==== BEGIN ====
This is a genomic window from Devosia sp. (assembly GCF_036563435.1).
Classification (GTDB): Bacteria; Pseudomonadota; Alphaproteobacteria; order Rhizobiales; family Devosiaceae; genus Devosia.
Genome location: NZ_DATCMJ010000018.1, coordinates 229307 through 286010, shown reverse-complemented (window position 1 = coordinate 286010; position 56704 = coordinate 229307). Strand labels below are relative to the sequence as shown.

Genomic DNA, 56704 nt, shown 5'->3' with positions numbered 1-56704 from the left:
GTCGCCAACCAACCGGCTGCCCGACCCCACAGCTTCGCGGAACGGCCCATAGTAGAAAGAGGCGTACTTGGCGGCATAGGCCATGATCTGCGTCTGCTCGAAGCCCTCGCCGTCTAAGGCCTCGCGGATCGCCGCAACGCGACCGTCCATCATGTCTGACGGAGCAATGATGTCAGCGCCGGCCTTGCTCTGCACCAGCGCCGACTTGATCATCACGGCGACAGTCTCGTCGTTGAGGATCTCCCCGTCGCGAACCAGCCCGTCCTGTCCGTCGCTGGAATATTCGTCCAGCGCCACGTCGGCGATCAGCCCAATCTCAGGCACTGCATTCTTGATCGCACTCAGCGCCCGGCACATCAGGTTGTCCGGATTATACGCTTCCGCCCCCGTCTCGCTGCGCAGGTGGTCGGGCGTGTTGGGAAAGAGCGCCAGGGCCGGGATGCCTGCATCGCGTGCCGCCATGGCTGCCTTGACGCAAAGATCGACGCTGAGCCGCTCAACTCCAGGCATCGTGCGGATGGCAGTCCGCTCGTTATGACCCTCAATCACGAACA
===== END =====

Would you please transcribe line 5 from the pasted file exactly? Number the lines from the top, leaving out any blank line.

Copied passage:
GTCGCCAACCAACCGGCTGCCCGACCCCACAGCTTCGCGGAACGGCCCATAGTAGAAAGAGGCGTACTTGGCGGCATAGGCCATGATCTGCGTCTGCTCGAAGCCCTCGCCGTCTAAGGCCTCGCGGATCGCCGCAACGCGACCGTCCATCATGTCTGACGGAGCAATGATGTCAGCGCCGGCCTTGCTCTGCACCAGCGCCGACTTGATCATCACGGCGACAGTCTCGTCGTTGAGGATCTCCCCGTCGCGAACCAGCCCGTCCTGTCCGTCGCTGGAATATTCGTCCAGCGCCACGTCGGCGATCAGCCCAATCTCAGGCACTGCATTCTTGATCGCACTCAGCGCCCGGCACATCAGGTTGTCCGGATTATACGCTTCCGCCCCCGTCTCGCTGCGCAGGTGGTCGGGCGTGTTGGGAAAGAGCGCCAGGGCCGGGATGCCTGCATCGCGTGCCGCCATGGCTGCCTTGACGCAAAGATCGACGCTGAGCCGCTCAACTCCAGGCATCGTGCGGATGGCAGTCCGCTCGTTATGACCCTCAATCACGAACA